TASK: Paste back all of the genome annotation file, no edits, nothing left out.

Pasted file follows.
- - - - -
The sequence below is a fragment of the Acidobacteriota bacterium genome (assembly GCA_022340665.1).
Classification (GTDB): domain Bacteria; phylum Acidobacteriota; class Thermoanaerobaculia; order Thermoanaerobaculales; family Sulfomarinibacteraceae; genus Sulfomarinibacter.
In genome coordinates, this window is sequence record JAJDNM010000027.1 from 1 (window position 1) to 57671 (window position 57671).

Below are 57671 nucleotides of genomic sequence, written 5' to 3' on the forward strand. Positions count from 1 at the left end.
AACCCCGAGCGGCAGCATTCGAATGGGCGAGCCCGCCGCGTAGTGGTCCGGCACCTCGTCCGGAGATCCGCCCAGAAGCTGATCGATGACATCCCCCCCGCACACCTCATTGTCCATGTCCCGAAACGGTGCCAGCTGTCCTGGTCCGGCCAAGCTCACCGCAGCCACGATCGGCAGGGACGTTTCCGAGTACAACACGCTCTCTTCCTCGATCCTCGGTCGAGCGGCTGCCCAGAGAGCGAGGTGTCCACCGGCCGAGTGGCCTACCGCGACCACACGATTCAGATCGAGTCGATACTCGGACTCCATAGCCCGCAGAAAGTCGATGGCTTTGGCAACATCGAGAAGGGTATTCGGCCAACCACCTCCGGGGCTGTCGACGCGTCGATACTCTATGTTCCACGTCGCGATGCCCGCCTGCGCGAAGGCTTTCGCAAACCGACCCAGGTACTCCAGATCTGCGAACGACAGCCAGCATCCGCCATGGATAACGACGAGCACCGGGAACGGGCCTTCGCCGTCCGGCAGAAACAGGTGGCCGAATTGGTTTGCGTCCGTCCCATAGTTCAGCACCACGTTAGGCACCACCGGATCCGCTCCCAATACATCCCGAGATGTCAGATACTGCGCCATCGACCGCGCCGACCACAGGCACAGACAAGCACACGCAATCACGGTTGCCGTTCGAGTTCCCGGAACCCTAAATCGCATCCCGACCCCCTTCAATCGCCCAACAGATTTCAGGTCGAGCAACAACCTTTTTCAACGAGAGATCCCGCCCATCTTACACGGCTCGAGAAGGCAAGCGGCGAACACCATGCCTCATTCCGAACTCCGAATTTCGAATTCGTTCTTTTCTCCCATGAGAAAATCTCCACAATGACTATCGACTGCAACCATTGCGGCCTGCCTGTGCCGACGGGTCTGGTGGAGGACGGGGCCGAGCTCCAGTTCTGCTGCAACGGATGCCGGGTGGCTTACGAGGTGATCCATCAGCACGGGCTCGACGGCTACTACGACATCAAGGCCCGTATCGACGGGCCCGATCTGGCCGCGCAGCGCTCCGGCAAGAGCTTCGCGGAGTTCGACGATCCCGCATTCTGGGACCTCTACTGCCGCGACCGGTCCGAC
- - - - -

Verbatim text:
The sequence below is a fragment of the Acidobacteriota bacterium genome (assembly GCA_022340665.1).
Classification (GTDB): domain Bacteria; phylum Acidobacteriota; class Thermoanaerobaculia; order Thermoanaerobaculales; family Sulfomarinibacteraceae; genus Sulfomarinibacter.
In genome coordinates, this window is sequence record JAJDNM010000027.1 from 1 (window position 1) to 57671 (window position 57671).

Below are 57671 nucleotides of genomic sequence, written 5' to 3' on the forward strand. Positions count from 1 at the left end.
AACCCCGAGCGGCAGCATTCGAATGGGCGAGCCCGCCGCGTAGTGGTCCGGCACCTCGTCCGGAGATCCGCCCAGAAGCTGATCGATGACATCCCCCCCGCACACCTCATTGTCCATGTCCCGAAACGGTGCCAGCTGTCCTGGTCCGGCCAAGCTCACCGCAGCCACGATCGGCAGGGACGTTTCCGAGTACAACACGCTCTCTTCCTCGATCCTCGGTCGAGCGGCTGCCCAGAGAGCGAGGTGTCCACCGGCCGAGTGGCCTACCGCGACCACACGATTCAGATCGAGTCGATACTCGGACTCCATAGCCCGCAGAAAGTCGATGGCTTTGGCAACATCGAGAAGGGTATTCGGCCAACCACCTCCGGGGCTGTCGACGCGTCGATACTCTATGTTCCACGTCGCGATGCCCGCCTGCGCGAAGGCTTTCGCAAACCGACCCAGGTACTCCAGATCTGCGAACGACAGCCAGCATCCGCCATGGATAACGACGAGCACCGGGAACGGGCCTTCGCCGTCCGGCAGAAACAGGTGGCCGAATTGGTTTGCGTCCGTCCCATAGTTCAGCACCACGTTAGGCACCACCGGATCCGCTCCCAATACATCCCGAGATGTCAGATACTGCGCCATCGACCGCGCCGACCACAGGCACAGACAAGCACACGCAATCACGGTTGCCGTTCGAGTTCCCGGAACCCTAAATCGCATCCCGACCCCCTTCAATCGCCCAACAGATTTCAGGTCGAGCAACAACCTTTTTCAACGAGAGATCCCGCCCATCTTACACGGCTCGAGAAGGCAAGCGGCGAACACCATGCCTCATTCCGAACTCCGAATTTCGAATTCGTTCTTTTCTCCCATGAGAAAATCTCCACAATGACTATCGACTGCAACCATTGCGGCCTGCCTGTGCCGACGGGTCTGGTGGAGGACGGGGCCGAGCTCCAGTTCTGCTGCAACGGATGCCGGGTGGCTTACGAGGTGATCCATCAGCACGGGCTCGACGGCTACTACGACATCAAGGCCCGTATCGACGGGCCCGATCTGGCCGCGCAGCGCTCCGGCAAGAGCTTCGCGGAGTTCGACGATCCCGCATTCTGGGACCTCTACTGCCGCGACCGGTCCGAC